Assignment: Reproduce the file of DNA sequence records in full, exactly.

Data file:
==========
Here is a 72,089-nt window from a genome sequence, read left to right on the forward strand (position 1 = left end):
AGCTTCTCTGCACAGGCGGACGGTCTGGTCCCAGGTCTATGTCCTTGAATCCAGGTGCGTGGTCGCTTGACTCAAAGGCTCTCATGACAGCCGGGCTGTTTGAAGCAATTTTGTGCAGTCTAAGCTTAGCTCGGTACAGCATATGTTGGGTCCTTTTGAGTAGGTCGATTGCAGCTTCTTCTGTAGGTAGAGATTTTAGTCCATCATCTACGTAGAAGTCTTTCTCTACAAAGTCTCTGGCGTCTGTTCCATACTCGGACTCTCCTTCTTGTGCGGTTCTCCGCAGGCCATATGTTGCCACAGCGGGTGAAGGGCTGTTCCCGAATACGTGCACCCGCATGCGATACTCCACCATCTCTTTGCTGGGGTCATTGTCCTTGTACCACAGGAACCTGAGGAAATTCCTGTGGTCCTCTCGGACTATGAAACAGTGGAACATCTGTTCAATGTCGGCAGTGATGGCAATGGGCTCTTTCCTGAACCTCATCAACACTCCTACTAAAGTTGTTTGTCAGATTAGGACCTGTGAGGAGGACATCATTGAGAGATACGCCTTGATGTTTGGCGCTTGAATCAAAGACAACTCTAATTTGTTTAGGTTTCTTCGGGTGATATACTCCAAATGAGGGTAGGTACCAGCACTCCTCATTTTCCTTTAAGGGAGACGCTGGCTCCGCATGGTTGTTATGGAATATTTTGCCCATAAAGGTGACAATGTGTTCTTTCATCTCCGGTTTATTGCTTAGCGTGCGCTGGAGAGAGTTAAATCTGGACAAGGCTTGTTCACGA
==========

Here is a 72,089-nt window from a genome sequence, read left to right on the forward strand (position 1 = left end):
AGCTTCTCTGCACAGGCGGACGGTCTGGTCCCAGGTCTATGTCCTTGAATCCAGGTGCGTGGTCGCTTGACTCAAAGGCTCTCATGACAGCCGGGCTGTTTGAAGCAATTTTGTGCAGTCTAAGCTTAGCTCGGTACAGCATATGTTGGGTCCTTTTGAGTAGGTCGATTGCAGCTTCTTCTGTAGGTAGAGATTTTAGTCCATCATCTACGTAGAAGTCTTTCTCTACAAAGTCTCTGGCGTCTGTTCCATACTCGGACTCTCCTTCTTGTGCGGTTCTCCGCAGGCCATATGTTGCCACAGCGGGTGAAGGGCTGTTCCCGAATACGTGCACCCGCATGCGATACTCCACCATCTCTTTGCTGGGGTCATTGTCCTTGTACCACAGGAACCTGAGGAAATTCCTGTGGTCCTCTCGGACTATGAAACAGTGGAACATCTGTTCAATGTCGGCAGTGATGGCAATGGGCTCTTTCCTGAACCTCATCAACACTCCTACTAAAGTTGTTTGTCAGATTAGGACCTGTGAGGAGGACATCATTGAGAGATACGCCTTGATGTTTGGCGCTTGAATCAAAGACAACTCTAATTTGTTTAGGTTTCTTCGGGTGATATACTCCAAATGAGGGTAGGTACCAGCACTCCTCATTTTCCTTTAAGGGAGACGCTGGCTCCGCATGGTTGTTATGGAATATTTTGCCCATAAAGGTGACAATGTGTTCTTTCATCTCCGGTTTATTGCTTAGCGTGCGCTGGAGAGAGTTAAATCTGGACAAGGCTTGTTCACGA